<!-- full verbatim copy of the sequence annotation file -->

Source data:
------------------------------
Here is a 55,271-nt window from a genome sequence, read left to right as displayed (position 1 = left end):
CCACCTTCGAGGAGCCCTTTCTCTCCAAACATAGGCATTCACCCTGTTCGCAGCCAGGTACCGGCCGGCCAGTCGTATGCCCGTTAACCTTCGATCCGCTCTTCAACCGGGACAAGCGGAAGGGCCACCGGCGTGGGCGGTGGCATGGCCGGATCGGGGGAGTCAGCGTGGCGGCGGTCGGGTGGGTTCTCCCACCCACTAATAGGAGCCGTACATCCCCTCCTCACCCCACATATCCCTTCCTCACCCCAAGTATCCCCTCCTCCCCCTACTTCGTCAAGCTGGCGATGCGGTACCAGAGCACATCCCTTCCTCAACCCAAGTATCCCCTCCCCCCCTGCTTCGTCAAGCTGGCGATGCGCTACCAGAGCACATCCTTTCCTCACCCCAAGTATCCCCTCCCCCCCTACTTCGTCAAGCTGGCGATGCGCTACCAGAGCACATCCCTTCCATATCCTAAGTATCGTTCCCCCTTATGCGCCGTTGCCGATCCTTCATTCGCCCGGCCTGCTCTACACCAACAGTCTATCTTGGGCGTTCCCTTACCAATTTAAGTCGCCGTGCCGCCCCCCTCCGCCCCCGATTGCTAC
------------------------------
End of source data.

Here is a 55,271-nt window from a genome sequence, read left to right as displayed (position 1 = left end):
CCACCTTCGAGGAGCCCTTTCTCTCCAAACATAGGCATTCACCCTGTTCGCAGCCAGGTACCGGCCGGCCAGTCGTATGCCCGTTAACCTTCGATCCGCTCTTCAACCGGGACAAGCGGAAGGGCCACCGGCGTGGGCGGTGGCATGGCCGGATCGGGGGAGTCAGCGTGGCGGCGGTCGGGTGGGTTCTCCCACCCACTAATAGGAGCCGTACATCCCCTCCTCACCCCACATATCCCTTCCTCACCCCAAGTATCCCCTCCTCCCCCTACTTCGTCAAGCTGGCGATGCGGTACCAGAGCACATCCCTTCCTCAACCCAAGTATCCCCTCCCCCCCTGCTTCGTCAAGCTGGCGATGCGCTACCAGAGCACATCCTTTCCTCACCCCAAGTATCCCCTCCCCCCCTACTTCGTCAAGCTGGCGATGCGCTACCAGAGCACATCCCTTCCATATCCTAAGTATCGTTCCCCCTTATGCGCCGTTGCCGATCCTTCATTCGCCCGGCCTGCTCTACACCAACAGTCTATCTTGGGCGTTCCCTTACCAATTTAAGTCGCCGTGCCGCCCCCCTCCGCCCCCGATTGCTAC